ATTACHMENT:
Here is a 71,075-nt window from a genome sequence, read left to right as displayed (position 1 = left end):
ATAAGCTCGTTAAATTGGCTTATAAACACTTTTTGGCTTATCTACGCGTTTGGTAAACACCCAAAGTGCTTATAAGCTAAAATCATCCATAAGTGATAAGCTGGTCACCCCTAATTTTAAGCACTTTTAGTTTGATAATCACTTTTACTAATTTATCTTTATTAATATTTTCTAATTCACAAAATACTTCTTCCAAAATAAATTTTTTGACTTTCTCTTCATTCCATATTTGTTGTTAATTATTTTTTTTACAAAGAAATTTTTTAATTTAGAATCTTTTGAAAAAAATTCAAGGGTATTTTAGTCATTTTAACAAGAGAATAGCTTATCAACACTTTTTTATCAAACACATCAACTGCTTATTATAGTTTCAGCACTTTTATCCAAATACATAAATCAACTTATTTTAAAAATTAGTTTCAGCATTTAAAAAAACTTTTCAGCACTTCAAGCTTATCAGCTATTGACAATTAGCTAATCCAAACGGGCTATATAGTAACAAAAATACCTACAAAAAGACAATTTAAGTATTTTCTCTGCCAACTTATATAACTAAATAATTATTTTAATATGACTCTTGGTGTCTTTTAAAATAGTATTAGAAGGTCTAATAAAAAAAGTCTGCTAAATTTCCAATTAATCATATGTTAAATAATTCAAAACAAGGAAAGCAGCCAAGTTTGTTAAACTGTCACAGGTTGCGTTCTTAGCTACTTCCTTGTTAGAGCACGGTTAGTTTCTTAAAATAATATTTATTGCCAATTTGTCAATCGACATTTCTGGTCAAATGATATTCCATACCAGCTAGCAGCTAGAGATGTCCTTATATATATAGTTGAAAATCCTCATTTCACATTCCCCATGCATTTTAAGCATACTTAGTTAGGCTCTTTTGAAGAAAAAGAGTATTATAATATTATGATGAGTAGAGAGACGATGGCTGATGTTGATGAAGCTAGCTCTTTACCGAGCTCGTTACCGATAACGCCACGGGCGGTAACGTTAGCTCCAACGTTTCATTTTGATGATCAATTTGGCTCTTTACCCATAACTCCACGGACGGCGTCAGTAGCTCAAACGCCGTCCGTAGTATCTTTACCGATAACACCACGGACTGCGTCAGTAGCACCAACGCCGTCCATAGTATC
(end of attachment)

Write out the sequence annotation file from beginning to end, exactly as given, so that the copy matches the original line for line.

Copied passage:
Here is a 71,075-nt window from a genome sequence, read left to right as displayed (position 1 = left end):
ATAAGCTCGTTAAATTGGCTTATAAACACTTTTTGGCTTATCTACGCGTTTGGTAAACACCCAAAGTGCTTATAAGCTAAAATCATCCATAAGTGATAAGCTGGTCACCCCTAATTTTAAGCACTTTTAGTTTGATAATCACTTTTACTAATTTATCTTTATTAATATTTTCTAATTCACAAAATACTTCTTCCAAAATAAATTTTTTGACTTTCTCTTCATTCCATATTTGTTGTTAATTATTTTTTTTACAAAGAAATTTTTTAATTTAGAATCTTTTGAAAAAAATTCAAGGGTATTTTAGTCATTTTAACAAGAGAATAGCTTATCAACACTTTTTTATCAAACACATCAACTGCTTATTATAGTTTCAGCACTTTTATCCAAATACATAAATCAACTTATTTTAAAAATTAGTTTCAGCATTTAAAAAAACTTTTCAGCACTTCAAGCTTATCAGCTATTGACAATTAGCTAATCCAAACGGGCTATATAGTAACAAAAATACCTACAAAAAGACAATTTAAGTATTTTCTCTGCCAACTTATATAACTAAATAATTATTTTAATATGACTCTTGGTGTCTTTTAAAATAGTATTAGAAGGTCTAATAAAAAAAGTCTGCTAAATTTCCAATTAATCATATGTTAAATAATTCAAAACAAGGAAAGCAGCCAAGTTTGTTAAACTGTCACAGGTTGCGTTCTTAGCTACTTCCTTGTTAGAGCACGGTTAGTTTCTTAAAATAATATTTATTGCCAATTTGTCAATCGACATTTCTGGTCAAATGATATTCCATACCAGCTAGCAGCTAGAGATGTCCTTATATATATAGTTGAAAATCCTCATTTCACATTCCCCATGCATTTTAAGCATACTTAGTTAGGCTCTTTTGAAGAAAAAGAGTATTATAATATTATGATGAGTAGAGAGACGATGGCTGATGTTGATGAAGCTAGCTCTTTACCGAGCTCGTTACCGATAACGCCACGGGCGGTAACGTTAGCTCCAACGTTTCATTTTGATGATCAATTTGGCTCTTTACCCATAACTCCACGGACGGCGTCAGTAGCTCAAACGCCGTCCGTAGTATCTTTACCGATAACACCACGGACTGCGTCAGTAGCACCAACGCCGTCCATAGTATC